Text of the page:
Ask me when the music was greatest and I would say the 80s.
Ask me when people had a real good time and I would say the 70s.
Ask me when medical students were educated properly and I would say till just before 2000
Call me old... and I will sue for discrimination. That should make you think twice before making accusations of me being outdated. I was tempted to do a survey on this, but like most other things in the NHS, you do surveys on things you already know the answer to. Then you get the wrong responses and you have to explain why the outcome did not match your hypothesis. I have been critically appraising too many journals me thinks.
Ask any senior doctor and they will point out how educational standards have deteriorated and continue to deteriorate. Ask any junior and they can give you the reasons why the old method of education is outdated and not fit for purpose for the wider NHS. So, how do we reconcile the new and the old approaches and deliver the best education possible? (sorry, I know that sounded like a question from somebody in management). For me the question is akin to asking how can we as good people live in harmony with the terrorists? Sell our souls, betray our profession, accept lower standards, condone poor practice, tolerate mediocrity, temper aspirations, avoid passion; all scenarios fleet through my mind's eye. Instances of all these are now abundant in daily clinical life. So was it not the case before, I hear you asking. Maybe, but I doubt it was so rampant. But even if I were to be biased in that view, it is not the fact that it is present more frequently that bodes ill for the profession, but instead the inability to set it right in the bigger scheme of things. Inability to set it right? I could hear you do an incredulous sigh and show the proverbial eyebrow wiggle. I see that you dont understand what inability stops experienced clinicians from setting things right for upcoming generation of medical trainees. "Let me explain....". No, I wont try to explain because I could be here till I sustain an RSI of my wrist or the proverbial cattle come home. Instead I will merely state the obvious sign of the times. Responsibility without power for supervisors and Power without responsibility for trainees. If I have to elaborate further for you to understand what this means, it means you have never filled out the new generation CBD on the eportfolio, never had to supervise a trainee and sign him off anyway against your own better judgement, never stifled honest comments and instead clicked on "unable to comment radio button" so that it becomes someone else's problem, never felt that your trainees looked at you as if you were a dinosaur with ridiculous expectations of the medical profession, never had a trainee tell you that despite no doctors on the ward she had to go to the generic training day come what may, and it is even more likely that you never had a trainee tell you "why dont you feed that back to my educational supervisor since you are only my clinical supervisor".........Trainee 1 , Supervisor 0.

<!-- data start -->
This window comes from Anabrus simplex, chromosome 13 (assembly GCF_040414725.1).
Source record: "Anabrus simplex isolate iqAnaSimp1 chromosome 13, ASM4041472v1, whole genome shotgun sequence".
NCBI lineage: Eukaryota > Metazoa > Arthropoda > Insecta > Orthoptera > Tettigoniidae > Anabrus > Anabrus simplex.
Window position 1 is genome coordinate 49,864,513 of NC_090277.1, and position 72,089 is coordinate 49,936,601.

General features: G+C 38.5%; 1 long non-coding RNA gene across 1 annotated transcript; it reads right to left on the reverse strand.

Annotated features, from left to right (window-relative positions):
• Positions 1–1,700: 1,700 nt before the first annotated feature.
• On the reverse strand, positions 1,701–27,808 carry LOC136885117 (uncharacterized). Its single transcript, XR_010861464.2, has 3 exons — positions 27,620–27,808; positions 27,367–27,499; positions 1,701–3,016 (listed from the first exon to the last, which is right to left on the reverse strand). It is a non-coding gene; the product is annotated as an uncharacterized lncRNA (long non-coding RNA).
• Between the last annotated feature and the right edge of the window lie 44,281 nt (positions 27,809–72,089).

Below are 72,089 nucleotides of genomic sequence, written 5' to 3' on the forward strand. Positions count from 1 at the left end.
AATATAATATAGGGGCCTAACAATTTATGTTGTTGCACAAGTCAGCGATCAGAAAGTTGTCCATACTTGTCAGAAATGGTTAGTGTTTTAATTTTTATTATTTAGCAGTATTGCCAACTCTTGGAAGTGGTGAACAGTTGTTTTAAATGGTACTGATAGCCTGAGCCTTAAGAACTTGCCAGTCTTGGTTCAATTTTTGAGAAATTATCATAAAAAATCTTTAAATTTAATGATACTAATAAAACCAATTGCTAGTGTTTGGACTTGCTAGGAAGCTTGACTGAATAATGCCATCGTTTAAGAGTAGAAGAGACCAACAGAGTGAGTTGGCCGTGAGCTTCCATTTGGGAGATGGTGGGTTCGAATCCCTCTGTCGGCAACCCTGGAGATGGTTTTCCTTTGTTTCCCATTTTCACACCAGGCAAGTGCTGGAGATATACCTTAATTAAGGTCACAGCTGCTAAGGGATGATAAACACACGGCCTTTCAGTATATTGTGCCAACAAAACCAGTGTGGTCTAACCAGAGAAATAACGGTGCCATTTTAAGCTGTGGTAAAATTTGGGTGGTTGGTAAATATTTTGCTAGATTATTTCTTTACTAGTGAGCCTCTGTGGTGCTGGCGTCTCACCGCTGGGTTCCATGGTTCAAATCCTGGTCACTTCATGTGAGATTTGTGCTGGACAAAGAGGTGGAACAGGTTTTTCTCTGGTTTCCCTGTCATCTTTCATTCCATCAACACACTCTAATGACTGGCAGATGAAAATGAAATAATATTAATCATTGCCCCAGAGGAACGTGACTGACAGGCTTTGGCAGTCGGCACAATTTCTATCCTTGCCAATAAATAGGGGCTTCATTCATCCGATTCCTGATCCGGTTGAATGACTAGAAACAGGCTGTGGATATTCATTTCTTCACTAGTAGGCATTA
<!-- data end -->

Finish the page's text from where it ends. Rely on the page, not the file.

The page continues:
p.s: By the way, 60s was also good. There was no intention to offend senior citizens, merely that I had no experience of it.